By ANDREW NELSON, Staff Writer | Published February 20, 2014
ATLANTA—If you have been to Mass in any one of hundreds of new church buildings, attended a new or renovated Catholic school, or learned something about your faith in a new parish center in the Archdiocese of Atlanta, you likely have George Barrie to thank.
The longtime head of Catholic Construction Services, Inc., Barrie has stepped down after some 17 years guiding parish projects to completion and will retire. He will continue to serve on an interim basis until a successor is found.
Archbishop Wilton D. Gregory accepted his resignation with “heartfelt thanks for his service and successful work.”
“I pray for many years of continued health and happiness for George and for his family,” he said in an announcement.
Barrie has been the department’s first and only leader. He came from the construction industry as the archdiocese sought to bring professional oversight to construction projects which, in the past, were handled entirely by a pastor and parish volunteers.
A construction boom in the archdiocese was about to begin as he started as president and CEO of Catholic Construction Services. The archdiocese had completed a fundraising campaign, getting some $102 million in pledges. New school buildings were scheduled to open for students in 1999 and 2000. The schools included two high schools, Our Lady of Mercy in Fayetteville and Blessed Trinity in Roswell, and three elementary schools.
“The schools had to be open in two years. It was a little nerve-wracking,” he said.
A native of New York, Barrie, who is 70, is a civil engineer by training. “I wasn’t good at much else,” he said laughing about his career choice. His father also worked in construction.
Early on, Barrie did survey work for firehouses and police stations in New York City. He came to Atlanta in the early 1970s to work as a superintendent for a firm building the Colony Square complex in Midtown Atlanta.
He was also one of many volunteers serving on the archdiocesan construction oversight committee. But it became clear volunteers could not carry the load from the influx of planned building activity. And that’s when the department was created.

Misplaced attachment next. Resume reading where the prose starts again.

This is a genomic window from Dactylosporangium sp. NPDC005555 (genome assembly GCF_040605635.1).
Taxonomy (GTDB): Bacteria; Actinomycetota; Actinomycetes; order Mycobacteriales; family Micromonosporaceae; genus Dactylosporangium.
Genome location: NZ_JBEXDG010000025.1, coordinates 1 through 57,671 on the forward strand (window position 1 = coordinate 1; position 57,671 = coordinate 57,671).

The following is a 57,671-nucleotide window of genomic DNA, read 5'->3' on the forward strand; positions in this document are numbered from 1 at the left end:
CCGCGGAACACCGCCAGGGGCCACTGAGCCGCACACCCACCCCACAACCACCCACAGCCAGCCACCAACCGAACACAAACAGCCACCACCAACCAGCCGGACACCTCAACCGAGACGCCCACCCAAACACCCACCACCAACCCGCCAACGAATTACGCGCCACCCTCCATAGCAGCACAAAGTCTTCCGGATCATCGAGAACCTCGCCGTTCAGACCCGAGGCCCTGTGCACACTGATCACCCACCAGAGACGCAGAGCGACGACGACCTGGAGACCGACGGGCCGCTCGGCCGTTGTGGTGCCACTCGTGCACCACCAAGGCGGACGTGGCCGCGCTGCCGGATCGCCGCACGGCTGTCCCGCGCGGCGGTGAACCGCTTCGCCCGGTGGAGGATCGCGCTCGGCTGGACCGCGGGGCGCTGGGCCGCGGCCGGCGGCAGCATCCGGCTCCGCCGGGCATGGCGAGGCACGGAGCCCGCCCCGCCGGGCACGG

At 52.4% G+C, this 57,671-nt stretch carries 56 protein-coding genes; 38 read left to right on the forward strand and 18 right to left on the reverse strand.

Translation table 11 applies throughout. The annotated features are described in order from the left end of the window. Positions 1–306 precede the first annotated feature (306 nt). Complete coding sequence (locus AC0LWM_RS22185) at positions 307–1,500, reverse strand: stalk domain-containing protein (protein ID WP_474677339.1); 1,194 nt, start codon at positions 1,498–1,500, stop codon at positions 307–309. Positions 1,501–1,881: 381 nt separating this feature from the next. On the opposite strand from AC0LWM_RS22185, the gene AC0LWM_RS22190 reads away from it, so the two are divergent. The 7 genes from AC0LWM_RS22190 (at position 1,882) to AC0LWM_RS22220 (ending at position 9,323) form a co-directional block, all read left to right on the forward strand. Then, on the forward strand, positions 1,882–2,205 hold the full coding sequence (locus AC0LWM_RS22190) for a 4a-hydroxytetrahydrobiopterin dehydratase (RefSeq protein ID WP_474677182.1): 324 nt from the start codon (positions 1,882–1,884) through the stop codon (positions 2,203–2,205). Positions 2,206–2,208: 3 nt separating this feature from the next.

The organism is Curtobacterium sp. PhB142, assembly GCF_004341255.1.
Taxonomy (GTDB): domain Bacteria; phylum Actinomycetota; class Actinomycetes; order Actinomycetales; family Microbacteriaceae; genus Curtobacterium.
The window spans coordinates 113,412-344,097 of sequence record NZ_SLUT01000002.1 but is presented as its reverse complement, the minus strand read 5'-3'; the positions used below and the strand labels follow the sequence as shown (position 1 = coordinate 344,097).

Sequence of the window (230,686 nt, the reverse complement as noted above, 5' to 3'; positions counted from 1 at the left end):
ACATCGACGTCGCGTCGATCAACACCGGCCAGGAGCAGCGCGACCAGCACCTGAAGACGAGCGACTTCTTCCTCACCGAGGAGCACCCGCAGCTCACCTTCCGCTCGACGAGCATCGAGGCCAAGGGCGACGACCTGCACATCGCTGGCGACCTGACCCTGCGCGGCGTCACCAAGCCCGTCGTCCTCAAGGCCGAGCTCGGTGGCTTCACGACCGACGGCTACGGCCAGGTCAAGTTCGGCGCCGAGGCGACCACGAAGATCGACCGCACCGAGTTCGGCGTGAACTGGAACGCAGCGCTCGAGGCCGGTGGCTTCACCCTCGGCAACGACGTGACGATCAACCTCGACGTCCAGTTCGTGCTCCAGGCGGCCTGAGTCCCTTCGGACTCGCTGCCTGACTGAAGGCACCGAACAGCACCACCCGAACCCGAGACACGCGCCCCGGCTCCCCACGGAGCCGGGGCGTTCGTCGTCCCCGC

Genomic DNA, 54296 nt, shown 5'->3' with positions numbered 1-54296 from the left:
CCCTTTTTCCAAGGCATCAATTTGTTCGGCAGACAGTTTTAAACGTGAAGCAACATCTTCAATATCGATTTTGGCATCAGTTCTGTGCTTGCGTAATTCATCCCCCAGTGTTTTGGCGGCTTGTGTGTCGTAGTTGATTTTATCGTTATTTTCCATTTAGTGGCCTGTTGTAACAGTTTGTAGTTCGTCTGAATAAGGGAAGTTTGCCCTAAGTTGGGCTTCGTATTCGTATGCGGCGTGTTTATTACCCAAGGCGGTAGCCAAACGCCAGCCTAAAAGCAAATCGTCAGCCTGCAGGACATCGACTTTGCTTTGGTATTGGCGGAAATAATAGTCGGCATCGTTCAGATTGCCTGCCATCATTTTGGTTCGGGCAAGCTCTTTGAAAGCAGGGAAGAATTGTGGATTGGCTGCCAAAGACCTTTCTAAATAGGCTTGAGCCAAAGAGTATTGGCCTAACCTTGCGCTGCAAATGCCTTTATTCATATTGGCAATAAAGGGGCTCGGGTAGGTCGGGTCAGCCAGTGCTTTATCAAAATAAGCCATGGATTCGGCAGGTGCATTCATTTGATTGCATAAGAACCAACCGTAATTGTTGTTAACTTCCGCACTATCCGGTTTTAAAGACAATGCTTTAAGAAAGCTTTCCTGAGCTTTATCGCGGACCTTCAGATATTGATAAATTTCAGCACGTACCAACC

Catholic Construction Services, Inc., is a corporation owned by the Atlanta Archdiocese to provide construction management services for archdiocesan capital improvements. Its staff includes construction project managers. Barrie came from Laing Properties, Inc., where he was senior vice president of development and construction for commercial and residential projects.
Since 1997, the archdiocese has only grown larger, with exponential growth in the Catholic population and a rapid need for new or expanded facilities. Some 500 building projects have been completed since he started with a value of close to half a billion dollars. He has also assisted with 125 land acquisitions.
Catholic Construction Services is responsible for reviewing and approving all construction-related contracts within the archdiocese. Barrie has been the first contact for building committees after a project has been initially given a go-ahead by the archbishop. A Catholic Construction Services project manager continues to work with the parish or school through the project’s completion.
Barrie said he has not second-guessed his decisions as he looks back.
“Nothing has jumped out at me that I would have done differently,” he said. “We probably could have planned for expansion better.”
One of his favorite projects turned Roswell farmland into a complex of Catholic institutions: Blessed Trinity High School, Queen of Angels School, St. Peter Chanel Church and St. George Village, a Catholic continuing care retirement community.
“Unless you were involved at the time that these projects were being designed, budgeted and constructed, you would never know the energy and stress level involved getting them started and completed on time and within budget,” he said.
Msgr. Edward Dillon was an administrator in the archdiocese at the time Barrie started.
Priests aren’t trained as construction managers, so they have to depend on others, said Msgr. Dillon, now pastor of Holy Spirit Church, in Atlanta.
“Consequently, the advice the pastor received could range from highly skilled to barely competent or maybe not really competent at all. George leveled the playing field on that, so pastors could be sure of having someone on the construction team who had only the good of the parish as his agenda,” he said in an email.
Msgr. Frank McNamee worked with Barrie and Catholic Construction Services as St. Peter Chanel started as a mission church and then became a thriving parish community. Barrie brought know-how to every phase of the project, from archdiocesan construction guidelines to city permits, said Msgr. McNamee, now the rector of the Cathedral of Christ the King.
Barrie ensures the “t’s are crossed and the i’s dotted” as parishes embark on construction projects, said Msgr. McNamee. “He tried to keep us on task and on track,” he said.
And Barrie, at times, has had to bring parish building committees back to reality when they come with “tremendous wish lists,” he said.
St. John Neumann Church, in Lilburn, built a 36,000-square-foot complex with a $6.5 million price tag.
Deacon Bill Marten said the work done by Catholic Construction Services, under Barrie’s leadership, is a great benefit to parishes starting large building efforts.
The office knows the right questions to ask, the ways to save money, and guides the parishes, said Deacon Marten, the parish business and finance manager.
“I can’t imagine doing a building or project without their help. They make it more easily done,” he said.
Barrie and his wife plan to retire near family members in Charleston, S.C.